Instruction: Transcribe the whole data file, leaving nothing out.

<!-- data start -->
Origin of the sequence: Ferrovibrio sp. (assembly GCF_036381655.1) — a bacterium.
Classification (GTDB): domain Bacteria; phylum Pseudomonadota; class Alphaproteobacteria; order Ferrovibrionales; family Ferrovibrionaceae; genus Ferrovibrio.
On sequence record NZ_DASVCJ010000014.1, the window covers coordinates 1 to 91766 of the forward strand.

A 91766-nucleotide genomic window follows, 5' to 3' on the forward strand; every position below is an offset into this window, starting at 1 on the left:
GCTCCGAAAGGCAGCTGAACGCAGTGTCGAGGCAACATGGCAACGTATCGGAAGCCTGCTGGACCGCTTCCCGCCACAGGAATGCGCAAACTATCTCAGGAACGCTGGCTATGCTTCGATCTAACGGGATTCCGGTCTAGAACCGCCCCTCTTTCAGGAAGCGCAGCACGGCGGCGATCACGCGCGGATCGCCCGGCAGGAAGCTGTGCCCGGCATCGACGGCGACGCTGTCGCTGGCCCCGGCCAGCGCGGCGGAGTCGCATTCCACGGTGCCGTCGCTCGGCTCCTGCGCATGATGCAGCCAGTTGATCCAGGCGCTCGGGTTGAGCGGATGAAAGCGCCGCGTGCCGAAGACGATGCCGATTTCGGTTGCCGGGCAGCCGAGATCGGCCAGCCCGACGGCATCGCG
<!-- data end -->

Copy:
Origin of the sequence: Ferrovibrio sp. (assembly GCF_036381655.1) — a bacterium.
Classification (GTDB): domain Bacteria; phylum Pseudomonadota; class Alphaproteobacteria; order Ferrovibrionales; family Ferrovibrionaceae; genus Ferrovibrio.
On sequence record NZ_DASVCJ010000014.1, the window covers coordinates 1 to 91766 of the forward strand.

A 91766-nucleotide genomic window follows, 5' to 3' on the forward strand; every position below is an offset into this window, starting at 1 on the left:
GCTCCGAAAGGCAGCTGAACGCAGTGTCGAGGCAACATGGCAACGTATCGGAAGCCTGCTGGACCGCTTCCCGCCACAGGAATGCGCAAACTATCTCAGGAACGCTGGCTATGCTTCGATCTAACGGGATTCCGGTCTAGAACCGCCCCTCTTTCAGGAAGCGCAGCACGGCGGCGATCACGCGCGGATCGCCCGGCAGGAAGCTGTGCCCGGCATCGACGGCGACGCTGTCGCTGGCCCCGGCCAGCGCGGCGGAGTCGCATTCCACGGTGCCGTCGCTCGGCTCCTGCGCATGATGCAGCCAGTTGATCCAGGCGCTCGGGTTGAGCGGATGAAAGCGCCGCGTGCCGAAGACGATGCCGATTTCGGTTGCCGGGCAGCCGAGATCGGCCAGCCCGACGGCATCGCG